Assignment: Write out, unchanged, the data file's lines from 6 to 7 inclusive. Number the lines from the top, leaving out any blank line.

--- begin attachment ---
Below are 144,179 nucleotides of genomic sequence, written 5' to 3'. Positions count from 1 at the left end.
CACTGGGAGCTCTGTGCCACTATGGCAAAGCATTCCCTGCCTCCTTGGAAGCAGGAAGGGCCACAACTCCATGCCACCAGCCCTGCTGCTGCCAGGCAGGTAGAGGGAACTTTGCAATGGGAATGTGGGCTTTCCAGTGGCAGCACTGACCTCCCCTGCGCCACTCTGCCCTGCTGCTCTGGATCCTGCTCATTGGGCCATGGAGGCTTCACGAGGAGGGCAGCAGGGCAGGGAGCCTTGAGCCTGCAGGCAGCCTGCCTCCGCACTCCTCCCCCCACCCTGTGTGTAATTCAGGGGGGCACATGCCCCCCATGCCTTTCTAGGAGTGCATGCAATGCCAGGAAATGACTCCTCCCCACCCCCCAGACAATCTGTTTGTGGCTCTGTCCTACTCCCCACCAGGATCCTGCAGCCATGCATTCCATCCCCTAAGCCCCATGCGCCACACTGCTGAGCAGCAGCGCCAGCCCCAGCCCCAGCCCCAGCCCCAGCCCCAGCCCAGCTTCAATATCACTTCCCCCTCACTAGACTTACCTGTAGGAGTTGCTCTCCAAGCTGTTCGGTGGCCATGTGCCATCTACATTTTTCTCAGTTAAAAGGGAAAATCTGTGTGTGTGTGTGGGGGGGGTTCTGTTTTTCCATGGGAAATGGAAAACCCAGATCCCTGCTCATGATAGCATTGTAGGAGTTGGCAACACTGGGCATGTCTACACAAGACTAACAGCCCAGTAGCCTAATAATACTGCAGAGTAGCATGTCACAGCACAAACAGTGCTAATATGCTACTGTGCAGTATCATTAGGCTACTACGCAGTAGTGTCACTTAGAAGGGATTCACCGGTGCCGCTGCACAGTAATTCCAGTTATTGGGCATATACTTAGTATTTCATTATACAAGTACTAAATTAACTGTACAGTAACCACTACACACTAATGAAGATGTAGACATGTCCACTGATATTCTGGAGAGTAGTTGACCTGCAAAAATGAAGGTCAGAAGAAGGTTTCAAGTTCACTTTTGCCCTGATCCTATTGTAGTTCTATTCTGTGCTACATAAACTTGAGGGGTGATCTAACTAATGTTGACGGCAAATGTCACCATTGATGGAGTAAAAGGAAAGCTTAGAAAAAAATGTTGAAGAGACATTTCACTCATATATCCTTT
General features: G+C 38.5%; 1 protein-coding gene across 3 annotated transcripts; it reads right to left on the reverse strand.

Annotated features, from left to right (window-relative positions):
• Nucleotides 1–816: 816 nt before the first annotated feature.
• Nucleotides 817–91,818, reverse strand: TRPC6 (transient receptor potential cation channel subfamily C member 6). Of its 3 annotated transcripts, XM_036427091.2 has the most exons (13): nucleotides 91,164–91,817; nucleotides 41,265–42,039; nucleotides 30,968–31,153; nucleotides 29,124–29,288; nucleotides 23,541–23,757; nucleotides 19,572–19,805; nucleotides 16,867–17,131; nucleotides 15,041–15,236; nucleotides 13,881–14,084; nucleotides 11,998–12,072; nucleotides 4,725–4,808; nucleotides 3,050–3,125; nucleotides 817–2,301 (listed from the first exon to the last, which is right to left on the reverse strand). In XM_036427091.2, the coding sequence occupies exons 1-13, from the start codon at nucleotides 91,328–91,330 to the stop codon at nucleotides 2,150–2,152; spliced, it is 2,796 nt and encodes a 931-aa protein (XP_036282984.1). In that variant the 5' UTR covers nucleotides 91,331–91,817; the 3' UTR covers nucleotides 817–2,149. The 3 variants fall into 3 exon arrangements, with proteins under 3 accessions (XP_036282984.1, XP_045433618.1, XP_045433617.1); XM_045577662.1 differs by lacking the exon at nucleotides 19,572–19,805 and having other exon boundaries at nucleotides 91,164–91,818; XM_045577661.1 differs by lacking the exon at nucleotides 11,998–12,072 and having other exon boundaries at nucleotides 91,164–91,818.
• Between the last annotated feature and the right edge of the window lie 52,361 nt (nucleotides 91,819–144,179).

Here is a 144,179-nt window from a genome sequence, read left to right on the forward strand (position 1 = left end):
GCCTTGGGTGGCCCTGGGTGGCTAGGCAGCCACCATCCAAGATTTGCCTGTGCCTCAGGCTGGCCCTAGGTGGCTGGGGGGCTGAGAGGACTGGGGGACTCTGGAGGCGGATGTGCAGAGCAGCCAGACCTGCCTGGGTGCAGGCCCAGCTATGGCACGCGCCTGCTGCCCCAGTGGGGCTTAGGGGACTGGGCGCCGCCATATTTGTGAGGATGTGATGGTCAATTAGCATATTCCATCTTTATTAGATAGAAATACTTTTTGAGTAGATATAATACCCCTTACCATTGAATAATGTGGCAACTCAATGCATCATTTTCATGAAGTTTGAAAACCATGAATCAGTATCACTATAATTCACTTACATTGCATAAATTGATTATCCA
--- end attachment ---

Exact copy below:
• Nucleotides 817–91,818, reverse strand: TRPC6 (transient receptor potential cation channel subfamily C member 6). Of its 3 annotated transcripts, XM_036427091.2 has the most exons (13): nucleotides 91,164–91,817; nucleotides 41,265–42,039; nucleotides 30,968–31,153; nucleotides 29,124–29,288; nucleotides 23,541–23,757; nucleotides 19,572–19,805; nucleotides 16,867–17,131; nucleotides 15,041–15,236; nucleotides 13,881–14,084; nucleotides 11,998–12,072; nucleotides 4,725–4,808; nucleotides 3,050–3,125; nucleotides 817–2,301 (listed from the first exon to the last, which is right to left on the reverse strand). In XM_036427091.2, the coding sequence occupies exons 1-13, from the start codon at nucleotides 91,328–91,330 to the stop codon at nucleotides 2,150–2,152; spliced, it is 2,796 nt and encodes a 931-aa protein (XP_036282984.1). In that variant the 5' UTR covers nucleotides 91,331–91,817; the 3' UTR covers nucleotides 817–2,149. The 3 variants fall into 3 exon arrangements, with proteins under 3 accessions (XP_036282984.1, XP_045433618.1, XP_045433617.1); XM_045577662.1 differs by lacking the exon at nucleotides 19,572–19,805 and having other exon boundaries at nucleotides 91,164–91,818; XM_045577661.1 differs by lacking the exon at nucleotides 11,998–12,072 and having other exon boundaries at nucleotides 91,164–91,818.
• Between the last annotated feature and the right edge of the window lie 52,361 nt (nucleotides 91,819–144,179).